Lawrence, drafted by Jacksonville one spot before the Jets selected Wilson at No. 2 overall last April, is a contemporary.

This Sunday at MetLife, the Jets rookie quarterback won’t be staring at a contemporary on the other sideline. He’ll be staring at the GOAT.

Tom Brady.

The bar raises dramatically for Wilson and the Jets, who are coming off of their feel-good, get-well win over the woeful Jaguars and Lawrence this past Sunday.

Brady and Buccaneers, who are 11-4, NFC South division champions and seeking to repeat as Super Bowl champions, play the Jets, who are 4-11 and seeking more signs of development from their rookie quarterback.

To say this is a step up in competition for Wilson and the Jets going from Lawrence and the Jags to Brady and the Bucs is as obvious as pointing out that Tampa Bay receiver Antonio Brown has had a few off-the-field incidents during his otherwise stellar NFL career.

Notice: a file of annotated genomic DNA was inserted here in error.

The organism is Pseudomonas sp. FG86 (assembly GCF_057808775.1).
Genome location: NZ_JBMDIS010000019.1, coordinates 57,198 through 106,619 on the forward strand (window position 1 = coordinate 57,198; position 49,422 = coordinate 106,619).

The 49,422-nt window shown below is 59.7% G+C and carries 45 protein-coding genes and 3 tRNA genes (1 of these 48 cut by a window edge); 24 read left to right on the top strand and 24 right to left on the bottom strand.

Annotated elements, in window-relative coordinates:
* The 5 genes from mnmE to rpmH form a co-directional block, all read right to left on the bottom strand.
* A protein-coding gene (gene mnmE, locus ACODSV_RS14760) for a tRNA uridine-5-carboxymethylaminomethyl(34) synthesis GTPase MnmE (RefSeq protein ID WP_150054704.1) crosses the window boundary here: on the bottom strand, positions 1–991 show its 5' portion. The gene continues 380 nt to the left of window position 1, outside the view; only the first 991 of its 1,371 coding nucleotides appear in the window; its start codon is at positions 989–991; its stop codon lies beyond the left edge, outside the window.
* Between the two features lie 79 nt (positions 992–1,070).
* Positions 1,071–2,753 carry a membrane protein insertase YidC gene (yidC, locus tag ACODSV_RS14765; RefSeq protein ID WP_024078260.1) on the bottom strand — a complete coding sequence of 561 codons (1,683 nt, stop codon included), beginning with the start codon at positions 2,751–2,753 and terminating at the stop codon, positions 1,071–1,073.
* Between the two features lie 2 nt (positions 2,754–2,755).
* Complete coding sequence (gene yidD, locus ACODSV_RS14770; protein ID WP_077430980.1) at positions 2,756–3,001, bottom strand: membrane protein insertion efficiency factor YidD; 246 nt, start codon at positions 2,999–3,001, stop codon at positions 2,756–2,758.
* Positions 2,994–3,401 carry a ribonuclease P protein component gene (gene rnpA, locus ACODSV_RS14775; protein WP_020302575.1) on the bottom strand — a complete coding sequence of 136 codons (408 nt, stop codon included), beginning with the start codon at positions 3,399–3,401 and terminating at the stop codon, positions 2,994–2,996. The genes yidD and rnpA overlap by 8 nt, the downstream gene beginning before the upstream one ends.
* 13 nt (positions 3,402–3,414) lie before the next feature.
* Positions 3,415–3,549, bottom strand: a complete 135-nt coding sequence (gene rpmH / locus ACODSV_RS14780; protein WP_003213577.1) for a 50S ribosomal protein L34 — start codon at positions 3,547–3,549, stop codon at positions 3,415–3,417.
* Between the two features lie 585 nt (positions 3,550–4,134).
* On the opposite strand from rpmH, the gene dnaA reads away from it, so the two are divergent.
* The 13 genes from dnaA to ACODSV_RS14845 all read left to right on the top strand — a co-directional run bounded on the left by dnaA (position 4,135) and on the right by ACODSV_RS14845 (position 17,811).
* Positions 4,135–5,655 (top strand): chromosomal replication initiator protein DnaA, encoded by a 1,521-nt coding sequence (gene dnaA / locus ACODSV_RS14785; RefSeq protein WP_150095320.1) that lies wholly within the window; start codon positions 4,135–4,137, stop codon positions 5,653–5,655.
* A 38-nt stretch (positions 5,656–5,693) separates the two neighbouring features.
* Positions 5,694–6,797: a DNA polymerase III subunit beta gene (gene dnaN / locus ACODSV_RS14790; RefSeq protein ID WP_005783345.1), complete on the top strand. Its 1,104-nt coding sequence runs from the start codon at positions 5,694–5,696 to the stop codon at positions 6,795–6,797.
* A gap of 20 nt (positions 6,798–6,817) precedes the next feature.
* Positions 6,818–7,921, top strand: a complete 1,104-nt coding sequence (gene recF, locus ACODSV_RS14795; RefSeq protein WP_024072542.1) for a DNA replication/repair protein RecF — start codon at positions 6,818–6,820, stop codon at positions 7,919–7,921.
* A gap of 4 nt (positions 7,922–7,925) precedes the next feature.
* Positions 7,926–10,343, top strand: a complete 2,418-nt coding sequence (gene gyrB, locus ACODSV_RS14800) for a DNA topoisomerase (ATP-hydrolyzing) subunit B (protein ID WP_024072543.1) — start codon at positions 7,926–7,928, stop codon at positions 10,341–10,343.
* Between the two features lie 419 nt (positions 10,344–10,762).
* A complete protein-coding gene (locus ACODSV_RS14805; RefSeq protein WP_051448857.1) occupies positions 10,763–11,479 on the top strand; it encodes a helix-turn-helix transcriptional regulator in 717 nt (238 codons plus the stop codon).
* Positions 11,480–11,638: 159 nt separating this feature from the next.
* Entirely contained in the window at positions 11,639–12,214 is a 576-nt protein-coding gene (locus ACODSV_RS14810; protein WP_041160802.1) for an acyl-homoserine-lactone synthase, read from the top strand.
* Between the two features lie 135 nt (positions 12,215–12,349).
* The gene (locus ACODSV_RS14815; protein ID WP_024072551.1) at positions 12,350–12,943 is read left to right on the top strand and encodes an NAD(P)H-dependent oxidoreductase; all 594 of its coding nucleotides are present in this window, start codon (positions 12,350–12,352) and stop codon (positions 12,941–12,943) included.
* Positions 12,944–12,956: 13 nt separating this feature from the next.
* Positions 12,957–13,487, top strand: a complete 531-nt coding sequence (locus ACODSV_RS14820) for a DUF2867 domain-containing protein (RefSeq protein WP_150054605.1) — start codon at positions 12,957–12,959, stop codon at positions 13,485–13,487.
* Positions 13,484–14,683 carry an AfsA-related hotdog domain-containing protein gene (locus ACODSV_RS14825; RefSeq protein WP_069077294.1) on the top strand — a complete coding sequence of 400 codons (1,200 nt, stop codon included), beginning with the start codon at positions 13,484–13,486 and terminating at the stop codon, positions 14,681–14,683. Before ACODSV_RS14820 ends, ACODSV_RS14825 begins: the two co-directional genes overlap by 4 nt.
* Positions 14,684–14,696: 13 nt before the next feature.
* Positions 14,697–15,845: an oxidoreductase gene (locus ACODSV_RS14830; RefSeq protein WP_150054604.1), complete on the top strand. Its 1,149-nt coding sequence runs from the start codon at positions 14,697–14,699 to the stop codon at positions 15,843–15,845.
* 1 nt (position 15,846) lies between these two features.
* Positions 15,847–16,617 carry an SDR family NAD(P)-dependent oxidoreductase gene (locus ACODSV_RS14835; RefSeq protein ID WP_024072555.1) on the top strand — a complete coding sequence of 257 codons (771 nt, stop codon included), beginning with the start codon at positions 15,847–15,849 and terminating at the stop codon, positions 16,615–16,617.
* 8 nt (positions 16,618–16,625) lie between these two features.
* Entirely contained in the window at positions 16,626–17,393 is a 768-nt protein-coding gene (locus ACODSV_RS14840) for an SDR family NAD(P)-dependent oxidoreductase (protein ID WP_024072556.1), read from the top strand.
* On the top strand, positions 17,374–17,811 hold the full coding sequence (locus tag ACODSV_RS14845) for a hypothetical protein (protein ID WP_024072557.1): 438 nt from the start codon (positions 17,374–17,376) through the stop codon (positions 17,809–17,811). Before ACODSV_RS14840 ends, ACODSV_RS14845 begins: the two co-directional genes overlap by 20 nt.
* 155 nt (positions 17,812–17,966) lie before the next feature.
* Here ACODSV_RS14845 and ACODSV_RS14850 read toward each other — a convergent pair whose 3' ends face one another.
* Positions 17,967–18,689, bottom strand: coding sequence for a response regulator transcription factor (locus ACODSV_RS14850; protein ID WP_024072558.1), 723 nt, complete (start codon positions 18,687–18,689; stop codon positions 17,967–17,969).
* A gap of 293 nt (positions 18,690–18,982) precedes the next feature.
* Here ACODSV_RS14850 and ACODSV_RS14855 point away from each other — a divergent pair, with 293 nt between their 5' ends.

There hasn’t been a lot to keep the interest of the Jets fan this season — other than watching Wilson’s development. That took an unfortunate pause for the four games Wilson missed with a knee injury, but he’s been back for five games and has looked like a better quarterback, throwing only two interceptions in those games (none in the last three) since returning from his injury.

The problem, though, is that Wilson hasn’t been producing enough touchdowns, throwing for three of them and rushing for four others in the past five games.

Zach Wilson and Tom Brady
Zach Wilson and Tom Brady
N.Y. Post: Charles Wenzelberg; AP

Baby steps, though.

Wilson was the better quarterback this past Sunday when matched up with Lawrence, who threw for more yards than Wilson did, but Wilson ran for 91 yards, including his electric 52-yard scoring jaunt, and made key throws when he needed them.